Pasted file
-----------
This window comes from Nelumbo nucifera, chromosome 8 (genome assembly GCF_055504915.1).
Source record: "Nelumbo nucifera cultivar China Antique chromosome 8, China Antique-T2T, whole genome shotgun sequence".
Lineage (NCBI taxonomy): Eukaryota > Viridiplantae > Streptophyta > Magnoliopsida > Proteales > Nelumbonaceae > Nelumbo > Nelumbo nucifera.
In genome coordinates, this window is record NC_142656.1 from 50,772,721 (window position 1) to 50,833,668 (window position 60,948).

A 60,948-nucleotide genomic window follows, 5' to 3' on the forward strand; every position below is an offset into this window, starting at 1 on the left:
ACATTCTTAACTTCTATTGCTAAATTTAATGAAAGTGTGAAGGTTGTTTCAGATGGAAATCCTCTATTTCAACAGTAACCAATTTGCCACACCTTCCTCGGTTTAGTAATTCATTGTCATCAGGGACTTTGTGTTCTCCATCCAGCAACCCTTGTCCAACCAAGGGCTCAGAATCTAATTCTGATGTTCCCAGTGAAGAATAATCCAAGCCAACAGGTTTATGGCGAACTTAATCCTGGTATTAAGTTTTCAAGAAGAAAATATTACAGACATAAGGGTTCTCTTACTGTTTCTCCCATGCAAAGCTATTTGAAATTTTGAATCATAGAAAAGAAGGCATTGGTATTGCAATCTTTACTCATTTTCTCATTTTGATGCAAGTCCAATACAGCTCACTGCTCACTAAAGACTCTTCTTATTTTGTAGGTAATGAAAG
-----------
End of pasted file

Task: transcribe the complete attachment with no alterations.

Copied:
This window comes from Nelumbo nucifera, chromosome 8 (genome assembly GCF_055504915.1).
Source record: "Nelumbo nucifera cultivar China Antique chromosome 8, China Antique-T2T, whole genome shotgun sequence".
Lineage (NCBI taxonomy): Eukaryota > Viridiplantae > Streptophyta > Magnoliopsida > Proteales > Nelumbonaceae > Nelumbo > Nelumbo nucifera.
In genome coordinates, this window is record NC_142656.1 from 50,772,721 (window position 1) to 50,833,668 (window position 60,948).

A 60,948-nucleotide genomic window follows, 5' to 3' on the forward strand; every position below is an offset into this window, starting at 1 on the left:
ACATTCTTAACTTCTATTGCTAAATTTAATGAAAGTGTGAAGGTTGTTTCAGATGGAAATCCTCTATTTCAACAGTAACCAATTTGCCACACCTTCCTCGGTTTAGTAATTCATTGTCATCAGGGACTTTGTGTTCTCCATCCAGCAACCCTTGTCCAACCAAGGGCTCAGAATCTAATTCTGATGTTCCCAGTGAAGAATAATCCAAGCCAACAGGTTTATGGCGAACTTAATCCTGGTATTAAGTTTTCAAGAAGAAAATATTACAGACATAAGGGTTCTCTTACTGTTTCTCCCATGCAAAGCTATTTGAAATTTTGAATCATAGAAAAGAAGGCATTGGTATTGCAATCTTTACTCATTTTCTCATTTTGATGCAAGTCCAATACAGCTCACTGCTCACTAAAGACTCTTCTTATTTTGTAGGTAATGAAAG